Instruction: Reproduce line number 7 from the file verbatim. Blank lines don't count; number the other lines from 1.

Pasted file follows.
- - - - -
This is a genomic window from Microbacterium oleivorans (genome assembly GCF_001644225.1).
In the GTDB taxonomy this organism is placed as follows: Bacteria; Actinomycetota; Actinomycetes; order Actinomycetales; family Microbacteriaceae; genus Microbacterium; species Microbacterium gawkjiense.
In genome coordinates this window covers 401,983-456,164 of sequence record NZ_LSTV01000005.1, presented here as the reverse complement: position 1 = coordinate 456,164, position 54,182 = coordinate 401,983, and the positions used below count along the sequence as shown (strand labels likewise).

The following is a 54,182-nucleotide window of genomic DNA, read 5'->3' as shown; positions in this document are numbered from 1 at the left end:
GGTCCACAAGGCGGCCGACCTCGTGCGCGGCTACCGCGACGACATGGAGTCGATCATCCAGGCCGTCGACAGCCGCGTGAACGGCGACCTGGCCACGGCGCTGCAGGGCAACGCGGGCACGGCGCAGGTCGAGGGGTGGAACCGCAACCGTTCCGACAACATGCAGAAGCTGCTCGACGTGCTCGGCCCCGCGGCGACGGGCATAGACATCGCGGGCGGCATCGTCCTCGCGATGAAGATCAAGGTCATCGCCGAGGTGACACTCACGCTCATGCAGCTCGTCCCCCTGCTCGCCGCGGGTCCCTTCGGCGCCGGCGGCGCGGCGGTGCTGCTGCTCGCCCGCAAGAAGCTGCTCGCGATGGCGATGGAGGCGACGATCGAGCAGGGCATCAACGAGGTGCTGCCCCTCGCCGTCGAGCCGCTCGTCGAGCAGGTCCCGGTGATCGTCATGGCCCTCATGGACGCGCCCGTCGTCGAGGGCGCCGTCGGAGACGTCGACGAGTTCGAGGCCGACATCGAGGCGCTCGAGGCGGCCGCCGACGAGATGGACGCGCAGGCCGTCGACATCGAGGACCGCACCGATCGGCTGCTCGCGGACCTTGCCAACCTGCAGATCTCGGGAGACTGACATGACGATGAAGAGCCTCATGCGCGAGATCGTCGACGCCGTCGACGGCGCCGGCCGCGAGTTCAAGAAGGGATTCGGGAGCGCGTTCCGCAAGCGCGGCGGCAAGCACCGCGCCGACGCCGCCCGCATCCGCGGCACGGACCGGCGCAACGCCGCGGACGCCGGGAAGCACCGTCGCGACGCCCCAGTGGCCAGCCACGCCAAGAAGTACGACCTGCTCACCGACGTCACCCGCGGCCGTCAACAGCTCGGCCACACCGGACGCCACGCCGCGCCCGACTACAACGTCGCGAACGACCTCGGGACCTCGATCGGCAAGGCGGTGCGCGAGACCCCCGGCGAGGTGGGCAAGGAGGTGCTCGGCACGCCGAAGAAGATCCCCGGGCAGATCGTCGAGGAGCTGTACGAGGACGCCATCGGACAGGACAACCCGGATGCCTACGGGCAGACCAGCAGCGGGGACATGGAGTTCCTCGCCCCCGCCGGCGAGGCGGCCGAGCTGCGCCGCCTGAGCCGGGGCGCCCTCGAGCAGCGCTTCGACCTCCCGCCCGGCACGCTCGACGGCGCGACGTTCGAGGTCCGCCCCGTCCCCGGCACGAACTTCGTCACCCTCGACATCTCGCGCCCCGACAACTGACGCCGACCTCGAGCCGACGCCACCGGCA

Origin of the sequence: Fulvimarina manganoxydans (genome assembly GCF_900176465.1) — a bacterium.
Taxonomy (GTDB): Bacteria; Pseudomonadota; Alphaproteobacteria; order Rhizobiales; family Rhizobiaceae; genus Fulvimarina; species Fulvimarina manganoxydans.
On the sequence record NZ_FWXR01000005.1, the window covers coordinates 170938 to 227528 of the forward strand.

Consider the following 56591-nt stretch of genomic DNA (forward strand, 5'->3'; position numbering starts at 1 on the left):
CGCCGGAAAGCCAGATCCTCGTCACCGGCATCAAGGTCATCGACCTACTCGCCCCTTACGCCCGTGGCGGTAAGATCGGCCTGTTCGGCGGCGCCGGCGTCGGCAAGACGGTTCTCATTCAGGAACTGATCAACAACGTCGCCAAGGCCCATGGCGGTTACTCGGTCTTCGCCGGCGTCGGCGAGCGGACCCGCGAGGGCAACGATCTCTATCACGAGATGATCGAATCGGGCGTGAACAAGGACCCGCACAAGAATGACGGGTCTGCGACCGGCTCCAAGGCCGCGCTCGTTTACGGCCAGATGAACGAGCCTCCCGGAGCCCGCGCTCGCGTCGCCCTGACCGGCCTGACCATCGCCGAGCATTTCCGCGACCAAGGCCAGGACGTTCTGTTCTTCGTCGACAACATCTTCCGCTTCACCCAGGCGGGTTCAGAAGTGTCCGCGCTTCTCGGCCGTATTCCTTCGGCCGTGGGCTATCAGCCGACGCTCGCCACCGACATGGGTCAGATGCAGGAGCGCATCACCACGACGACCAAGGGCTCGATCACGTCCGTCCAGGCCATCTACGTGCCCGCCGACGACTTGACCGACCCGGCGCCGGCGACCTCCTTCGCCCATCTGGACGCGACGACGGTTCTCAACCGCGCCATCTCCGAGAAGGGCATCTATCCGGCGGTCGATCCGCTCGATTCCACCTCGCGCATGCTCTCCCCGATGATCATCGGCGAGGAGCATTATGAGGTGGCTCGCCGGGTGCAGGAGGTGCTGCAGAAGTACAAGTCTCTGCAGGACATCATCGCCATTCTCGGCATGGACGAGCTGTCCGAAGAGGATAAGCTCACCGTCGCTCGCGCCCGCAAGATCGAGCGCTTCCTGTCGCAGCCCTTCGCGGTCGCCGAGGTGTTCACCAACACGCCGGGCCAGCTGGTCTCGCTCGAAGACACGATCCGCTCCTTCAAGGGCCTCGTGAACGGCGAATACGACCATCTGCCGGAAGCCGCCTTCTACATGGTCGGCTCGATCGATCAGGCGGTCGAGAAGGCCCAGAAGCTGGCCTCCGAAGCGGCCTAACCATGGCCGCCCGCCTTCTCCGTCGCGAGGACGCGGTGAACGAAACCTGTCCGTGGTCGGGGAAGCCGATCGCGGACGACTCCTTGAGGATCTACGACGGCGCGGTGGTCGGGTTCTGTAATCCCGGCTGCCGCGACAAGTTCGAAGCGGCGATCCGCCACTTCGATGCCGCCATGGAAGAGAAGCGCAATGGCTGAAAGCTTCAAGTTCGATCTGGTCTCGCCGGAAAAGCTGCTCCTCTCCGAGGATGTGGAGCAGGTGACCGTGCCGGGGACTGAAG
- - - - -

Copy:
Taxonomy (GTDB): Bacteria; Pseudomonadota; Alphaproteobacteria; order Rhizobiales; family Rhizobiaceae; genus Fulvimarina; species Fulvimarina manganoxydans.